cinnabarinus - Although common names are not that useful for a lot
of the fungi, you might see this one listed as the "Cinnabar red polypore".
It is really the only one that looks that bright and that shade of red when
fresh. As they dry, they can get more tan and even brown in color.
Photo: Arrows point to the fungus fruiting bodies of on symplastless American Beech wood. Picture was taken on 1-18-2005 in Maryland, USA.
Because the fertile, spore-bearing surface contains lots of pores and the
fungus does not have much of a stipe or "stem", old-timers would put it in
the genus "Polyporus". Over the last hundred years, taxonomists have
recognized that lumping all fungi that have pores and little or no stipe
results in putting together some pretty unrelated fungi. So,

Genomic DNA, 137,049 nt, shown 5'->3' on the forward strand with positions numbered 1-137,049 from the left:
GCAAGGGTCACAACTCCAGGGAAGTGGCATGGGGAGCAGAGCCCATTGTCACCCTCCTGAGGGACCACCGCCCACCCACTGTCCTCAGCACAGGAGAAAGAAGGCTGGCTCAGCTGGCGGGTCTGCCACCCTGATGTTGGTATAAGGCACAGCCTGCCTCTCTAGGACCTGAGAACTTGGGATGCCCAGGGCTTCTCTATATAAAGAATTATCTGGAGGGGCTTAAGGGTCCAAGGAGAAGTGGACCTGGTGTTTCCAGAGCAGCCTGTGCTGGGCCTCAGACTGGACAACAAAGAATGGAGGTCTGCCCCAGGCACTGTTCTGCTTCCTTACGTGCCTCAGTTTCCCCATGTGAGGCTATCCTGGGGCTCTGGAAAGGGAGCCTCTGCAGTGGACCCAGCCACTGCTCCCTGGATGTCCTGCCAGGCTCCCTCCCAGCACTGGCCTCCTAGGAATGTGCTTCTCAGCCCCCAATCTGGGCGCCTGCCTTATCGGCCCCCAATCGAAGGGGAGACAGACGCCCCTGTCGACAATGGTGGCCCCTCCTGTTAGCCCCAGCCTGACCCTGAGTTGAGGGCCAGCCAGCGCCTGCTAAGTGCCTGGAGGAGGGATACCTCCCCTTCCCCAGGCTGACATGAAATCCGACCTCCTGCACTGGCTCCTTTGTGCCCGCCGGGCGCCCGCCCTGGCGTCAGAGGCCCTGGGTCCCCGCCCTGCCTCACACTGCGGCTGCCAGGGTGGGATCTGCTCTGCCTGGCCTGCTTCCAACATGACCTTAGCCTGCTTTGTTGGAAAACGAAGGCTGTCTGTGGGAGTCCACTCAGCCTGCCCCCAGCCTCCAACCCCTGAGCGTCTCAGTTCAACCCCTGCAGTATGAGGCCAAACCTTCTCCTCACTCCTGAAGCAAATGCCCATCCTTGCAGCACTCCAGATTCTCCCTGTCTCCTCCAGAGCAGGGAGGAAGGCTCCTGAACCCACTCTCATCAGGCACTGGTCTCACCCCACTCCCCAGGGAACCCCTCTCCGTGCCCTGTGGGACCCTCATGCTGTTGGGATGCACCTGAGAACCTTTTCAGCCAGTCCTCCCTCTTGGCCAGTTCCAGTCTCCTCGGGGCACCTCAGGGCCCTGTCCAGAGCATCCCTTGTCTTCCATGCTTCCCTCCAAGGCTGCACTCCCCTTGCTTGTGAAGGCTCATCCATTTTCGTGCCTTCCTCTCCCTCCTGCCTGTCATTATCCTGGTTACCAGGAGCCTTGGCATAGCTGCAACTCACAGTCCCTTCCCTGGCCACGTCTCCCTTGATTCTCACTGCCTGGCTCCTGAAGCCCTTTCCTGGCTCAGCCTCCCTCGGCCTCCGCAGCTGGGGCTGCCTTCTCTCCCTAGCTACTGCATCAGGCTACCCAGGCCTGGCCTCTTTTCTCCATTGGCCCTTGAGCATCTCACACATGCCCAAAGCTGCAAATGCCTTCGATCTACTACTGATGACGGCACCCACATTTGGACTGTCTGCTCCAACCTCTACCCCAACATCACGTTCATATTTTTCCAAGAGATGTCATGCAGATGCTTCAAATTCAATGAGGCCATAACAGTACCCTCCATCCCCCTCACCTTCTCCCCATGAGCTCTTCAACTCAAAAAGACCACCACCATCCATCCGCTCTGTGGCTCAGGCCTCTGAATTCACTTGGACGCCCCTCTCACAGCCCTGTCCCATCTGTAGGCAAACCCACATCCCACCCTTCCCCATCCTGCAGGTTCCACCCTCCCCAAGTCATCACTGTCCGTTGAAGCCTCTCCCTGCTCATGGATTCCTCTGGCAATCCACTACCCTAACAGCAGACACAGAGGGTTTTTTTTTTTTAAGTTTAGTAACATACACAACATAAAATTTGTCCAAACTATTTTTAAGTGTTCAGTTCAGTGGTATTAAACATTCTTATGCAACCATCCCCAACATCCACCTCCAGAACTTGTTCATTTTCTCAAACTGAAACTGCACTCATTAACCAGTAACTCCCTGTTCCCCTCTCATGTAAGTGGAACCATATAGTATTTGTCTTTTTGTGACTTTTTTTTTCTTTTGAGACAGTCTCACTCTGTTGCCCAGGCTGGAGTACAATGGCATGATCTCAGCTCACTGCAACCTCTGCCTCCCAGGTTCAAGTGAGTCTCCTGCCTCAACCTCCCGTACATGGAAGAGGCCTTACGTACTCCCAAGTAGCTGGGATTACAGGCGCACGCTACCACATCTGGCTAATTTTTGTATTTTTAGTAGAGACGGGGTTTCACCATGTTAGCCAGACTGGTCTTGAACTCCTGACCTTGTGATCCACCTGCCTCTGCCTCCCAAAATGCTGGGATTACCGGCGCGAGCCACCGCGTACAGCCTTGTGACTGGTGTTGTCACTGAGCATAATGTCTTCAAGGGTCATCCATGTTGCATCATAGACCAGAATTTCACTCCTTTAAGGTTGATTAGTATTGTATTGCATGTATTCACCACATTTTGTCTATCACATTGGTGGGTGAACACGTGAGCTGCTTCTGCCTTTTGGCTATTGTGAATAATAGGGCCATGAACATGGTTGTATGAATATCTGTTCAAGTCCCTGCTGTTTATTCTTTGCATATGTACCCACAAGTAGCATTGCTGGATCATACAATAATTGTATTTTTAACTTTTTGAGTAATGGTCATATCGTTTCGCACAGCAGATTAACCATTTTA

mycologists have set up "segregate genera" to break up the huge old and
heterogeneous genera into smaller genera that make more sense, from the
point of view of natural relatedness. So before complaining about
"Pycnoporus" being a new name, recognize that this name was coined in the
"Pycnoporus" means "with small, dense pores". Cinnabar is a bright red
mineral. It's a pretty descriptive name!
And, the Cinnabar polypore is usually found on
symplastless wood of deciduous
trees, but can be rarely found on pines as well.
This fungus details and identification was provided by Kevin T. Smith, Ph.D.
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